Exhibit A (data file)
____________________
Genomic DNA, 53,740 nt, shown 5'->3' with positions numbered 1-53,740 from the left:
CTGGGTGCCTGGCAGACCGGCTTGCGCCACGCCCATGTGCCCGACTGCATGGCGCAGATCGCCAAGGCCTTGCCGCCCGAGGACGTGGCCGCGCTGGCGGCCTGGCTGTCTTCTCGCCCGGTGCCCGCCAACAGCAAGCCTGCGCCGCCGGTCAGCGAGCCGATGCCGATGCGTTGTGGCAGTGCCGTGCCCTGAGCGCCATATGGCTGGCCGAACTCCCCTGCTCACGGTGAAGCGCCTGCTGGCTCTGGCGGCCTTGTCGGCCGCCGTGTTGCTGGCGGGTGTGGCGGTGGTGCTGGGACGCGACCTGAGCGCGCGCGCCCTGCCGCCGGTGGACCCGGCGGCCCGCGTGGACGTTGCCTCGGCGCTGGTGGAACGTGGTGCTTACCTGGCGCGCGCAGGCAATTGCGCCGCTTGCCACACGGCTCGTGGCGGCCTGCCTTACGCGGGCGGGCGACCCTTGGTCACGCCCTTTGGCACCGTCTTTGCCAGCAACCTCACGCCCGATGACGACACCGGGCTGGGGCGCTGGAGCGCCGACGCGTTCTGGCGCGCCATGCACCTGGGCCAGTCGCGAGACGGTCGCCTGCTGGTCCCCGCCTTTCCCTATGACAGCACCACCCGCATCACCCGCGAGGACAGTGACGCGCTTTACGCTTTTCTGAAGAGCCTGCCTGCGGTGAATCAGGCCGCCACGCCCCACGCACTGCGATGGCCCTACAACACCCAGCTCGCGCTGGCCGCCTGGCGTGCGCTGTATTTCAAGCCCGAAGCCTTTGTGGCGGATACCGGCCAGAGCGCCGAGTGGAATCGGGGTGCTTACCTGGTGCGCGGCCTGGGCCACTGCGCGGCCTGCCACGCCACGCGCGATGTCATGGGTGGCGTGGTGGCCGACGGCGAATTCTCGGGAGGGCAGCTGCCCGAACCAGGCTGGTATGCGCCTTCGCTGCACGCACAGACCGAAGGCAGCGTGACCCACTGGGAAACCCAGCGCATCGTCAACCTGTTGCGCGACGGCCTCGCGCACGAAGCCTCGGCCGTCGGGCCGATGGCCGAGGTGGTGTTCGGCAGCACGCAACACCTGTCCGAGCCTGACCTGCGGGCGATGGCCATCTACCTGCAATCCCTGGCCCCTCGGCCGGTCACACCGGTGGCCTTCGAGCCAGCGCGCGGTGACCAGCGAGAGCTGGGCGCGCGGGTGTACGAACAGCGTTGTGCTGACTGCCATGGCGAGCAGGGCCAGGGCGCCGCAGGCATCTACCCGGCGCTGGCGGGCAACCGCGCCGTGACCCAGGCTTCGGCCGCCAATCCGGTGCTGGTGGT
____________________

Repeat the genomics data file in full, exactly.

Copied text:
Genomic DNA, 53,740 nt, shown 5'->3' with positions numbered 1-53,740 from the left:
CTGGGTGCCTGGCAGACCGGCTTGCGCCACGCCCATGTGCCCGACTGCATGGCGCAGATCGCCAAGGCCTTGCCGCCCGAGGACGTGGCCGCGCTGGCGGCCTGGCTGTCTTCTCGCCCGGTGCCCGCCAACAGCAAGCCTGCGCCGCCGGTCAGCGAGCCGATGCCGATGCGTTGTGGCAGTGCCGTGCCCTGAGCGCCATATGGCTGGCCGAACTCCCCTGCTCACGGTGAAGCGCCTGCTGGCTCTGGCGGCCTTGTCGGCCGCCGTGTTGCTGGCGGGTGTGGCGGTGGTGCTGGGACGCGACCTGAGCGCGCGCGCCCTGCCGCCGGTGGACCCGGCGGCCCGCGTGGACGTTGCCTCGGCGCTGGTGGAACGTGGTGCTTACCTGGCGCGCGCAGGCAATTGCGCCGCTTGCCACACGGCTCGTGGCGGCCTGCCTTACGCGGGCGGGCGACCCTTGGTCACGCCCTTTGGCACCGTCTTTGCCAGCAACCTCACGCCCGATGACGACACCGGGCTGGGGCGCTGGAGCGCCGACGCGTTCTGGCGCGCCATGCACCTGGGCCAGTCGCGAGACGGTCGCCTGCTGGTCCCCGCCTTTCCCTATGACAGCACCACCCGCATCACCCGCGAGGACAGTGACGCGCTTTACGCTTTTCTGAAGAGCCTGCCTGCGGTGAATCAGGCCGCCACGCCCCACGCACTGCGATGGCCCTACAACACCCAGCTCGCGCTGGCCGCCTGGCGTGCGCTGTATTTCAAGCCCGAAGCCTTTGTGGCGGATACCGGCCAGAGCGCCGAGTGGAATCGGGGTGCTTACCTGGTGCGCGGCCTGGGCCACTGCGCGGCCTGCCACGCCACGCGCGATGTCATGGGTGGCGTGGTGGCCGACGGCGAATTCTCGGGAGGGCAGCTGCCCGAACCAGGCTGGTATGCGCCTTCGCTGCACGCACAGACCGAAGGCAGCGTGACCCACTGGGAAACCCAGCGCATCGTCAACCTGTTGCGCGACGGCCTCGCGCACGAAGCCTCGGCCGTCGGGCCGATGGCCGAGGTGGTGTTCGGCAGCACGCAACACCTGTCCGAGCCTGACCTGCGGGCGATGGCCATCTACCTGCAATCCCTGGCCCCTCGGCCGGTCACACCGGTGGCCTTCGAGCCAGCGCGCGGTGACCAGCGAGAGCTGGGCGCGCGGGTGTACGAACAGCGTTGTGCTGACTGCCATGGCGAGCAGGGCCAGGGCGCCGCAGGCATCTACCCGGCGCTGGCGGGCAACCGCGCCGTGACCCAGGCTTCGGCCGCCAATCCGGTGCTGGTGGT